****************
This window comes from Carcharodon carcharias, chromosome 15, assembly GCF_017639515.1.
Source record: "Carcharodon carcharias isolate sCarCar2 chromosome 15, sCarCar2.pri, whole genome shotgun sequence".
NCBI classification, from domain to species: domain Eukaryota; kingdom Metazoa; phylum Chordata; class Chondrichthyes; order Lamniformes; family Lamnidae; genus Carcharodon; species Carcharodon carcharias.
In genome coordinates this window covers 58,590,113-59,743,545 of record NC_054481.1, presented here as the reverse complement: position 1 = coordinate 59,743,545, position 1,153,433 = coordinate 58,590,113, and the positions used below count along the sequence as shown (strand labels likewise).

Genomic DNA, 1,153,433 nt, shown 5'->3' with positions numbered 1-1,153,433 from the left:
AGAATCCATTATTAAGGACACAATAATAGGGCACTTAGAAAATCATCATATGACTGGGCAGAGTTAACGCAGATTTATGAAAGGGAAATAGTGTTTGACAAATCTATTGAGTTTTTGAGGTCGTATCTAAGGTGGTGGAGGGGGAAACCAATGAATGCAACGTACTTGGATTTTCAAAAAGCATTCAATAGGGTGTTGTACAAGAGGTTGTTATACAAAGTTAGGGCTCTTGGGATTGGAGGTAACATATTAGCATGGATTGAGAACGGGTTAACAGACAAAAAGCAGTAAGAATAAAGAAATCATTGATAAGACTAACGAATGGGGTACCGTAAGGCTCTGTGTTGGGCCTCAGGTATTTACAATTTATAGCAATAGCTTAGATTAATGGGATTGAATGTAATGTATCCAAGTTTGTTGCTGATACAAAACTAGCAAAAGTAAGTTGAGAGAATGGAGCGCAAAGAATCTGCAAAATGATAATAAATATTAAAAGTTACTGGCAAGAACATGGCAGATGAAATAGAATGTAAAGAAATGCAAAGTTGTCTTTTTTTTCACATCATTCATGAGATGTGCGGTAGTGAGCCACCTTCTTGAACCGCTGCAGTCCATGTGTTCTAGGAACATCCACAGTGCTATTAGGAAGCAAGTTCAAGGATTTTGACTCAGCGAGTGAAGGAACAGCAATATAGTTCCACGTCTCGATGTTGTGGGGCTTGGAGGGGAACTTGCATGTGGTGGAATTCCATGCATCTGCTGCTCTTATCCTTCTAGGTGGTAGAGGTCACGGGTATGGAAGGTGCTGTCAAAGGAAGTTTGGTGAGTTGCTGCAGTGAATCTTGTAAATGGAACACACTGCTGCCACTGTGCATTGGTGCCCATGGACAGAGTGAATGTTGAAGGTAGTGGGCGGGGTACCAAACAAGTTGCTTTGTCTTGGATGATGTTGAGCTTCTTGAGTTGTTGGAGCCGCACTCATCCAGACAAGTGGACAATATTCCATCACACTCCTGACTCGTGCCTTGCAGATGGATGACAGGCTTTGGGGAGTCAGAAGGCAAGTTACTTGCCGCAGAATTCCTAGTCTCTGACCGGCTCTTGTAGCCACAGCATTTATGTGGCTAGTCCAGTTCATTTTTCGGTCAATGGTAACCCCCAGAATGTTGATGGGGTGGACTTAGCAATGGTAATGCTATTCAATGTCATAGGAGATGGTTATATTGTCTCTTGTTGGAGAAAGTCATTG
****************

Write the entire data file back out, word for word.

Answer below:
This window comes from Carcharodon carcharias, chromosome 15, assembly GCF_017639515.1.
Source record: "Carcharodon carcharias isolate sCarCar2 chromosome 15, sCarCar2.pri, whole genome shotgun sequence".
NCBI classification, from domain to species: domain Eukaryota; kingdom Metazoa; phylum Chordata; class Chondrichthyes; order Lamniformes; family Lamnidae; genus Carcharodon; species Carcharodon carcharias.
In genome coordinates this window covers 58,590,113-59,743,545 of record NC_054481.1, presented here as the reverse complement: position 1 = coordinate 59,743,545, position 1,153,433 = coordinate 58,590,113, and the positions used below count along the sequence as shown (strand labels likewise).

Genomic DNA, 1,153,433 nt, shown 5'->3' with positions numbered 1-1,153,433 from the left:
AGAATCCATTATTAAGGACACAATAATAGGGCACTTAGAAAATCATCATATGACTGGGCAGAGTTAACGCAGATTTATGAAAGGGAAATAGTGTTTGACAAATCTATTGAGTTTTTGAGGTCGTATCTAAGGTGGTGGAGGGGGAAACCAATGAATGCAACGTACTTGGATTTTCAAAAAGCATTCAATAGGGTGTTGTACAAGAGGTTGTTATACAAAGTTAGGGCTCTTGGGATTGGAGGTAACATATTAGCATGGATTGAGAACGGGTTAACAGACAAAAAGCAGTAAGAATAAAGAAATCATTGATAAGACTAACGAATGGGGTACCGTAAGGCTCTGTGTTGGGCCTCAGGTATTTACAATTTATAGCAATAGCTTAGATTAATGGGATTGAATGTAATGTATCCAAGTTTGTTGCTGATACAAAACTAGCAAAAGTAAGTTGAGAGAATGGAGCGCAAAGAATCTGCAAAATGATAATAAATATTAAAAGTTACTGGCAAGAACATGGCAGATGAAATAGAATGTAAAGAAATGCAAAGTTGTCTTTTTTTTCACATCATTCATGAGATGTGCGGTAGTGAGCCACCTTCTTGAACCGCTGCAGTCCATGTGTTCTAGGAACATCCACAGTGCTATTAGGAAGCAAGTTCAAGGATTTTGACTCAGCGAGTGAAGGAACAGCAATATAGTTCCACGTCTCGATGTTGTGGGGCTTGGAGGGGAACTTGCATGTGGTGGAATTCCATGCATCTGCTGCTCTTATCCTTCTAGGTGGTAGAGGTCACGGGTATGGAAGGTGCTGTCAAAGGAAGTTTGGTGAGTTGCTGCAGTGAATCTTGTAAATGGAACACACTGCTGCCACTGTGCATTGGTGCCCATGGACAGAGTGAATGTTGAAGGTAGTGGGCGGGGTACCAAACAAGTTGCTTTGTCTTGGATGATGTTGAGCTTCTTGAGTTGTTGGAGCCGCACTCATCCAGACAAGTGGACAATATTCCATCACACTCCTGACTCGTGCCTTGCAGATGGATGACAGGCTTTGGGGAGTCAGAAGGCAAGTTACTTGCCGCAGAATTCCTAGTCTCTGACCGGCTCTTGTAGCCACAGCATTTATGTGGCTAGTCCAGTTCATTTTTCGGTCAATGGTAACCCCCAGAATGTTGATGGGGTGGACTTAGCAATGGTAATGCTATTCAATGTCATAGGAGATGGTTATATTGTCTCTTGTTGGAGAAAGTCATTG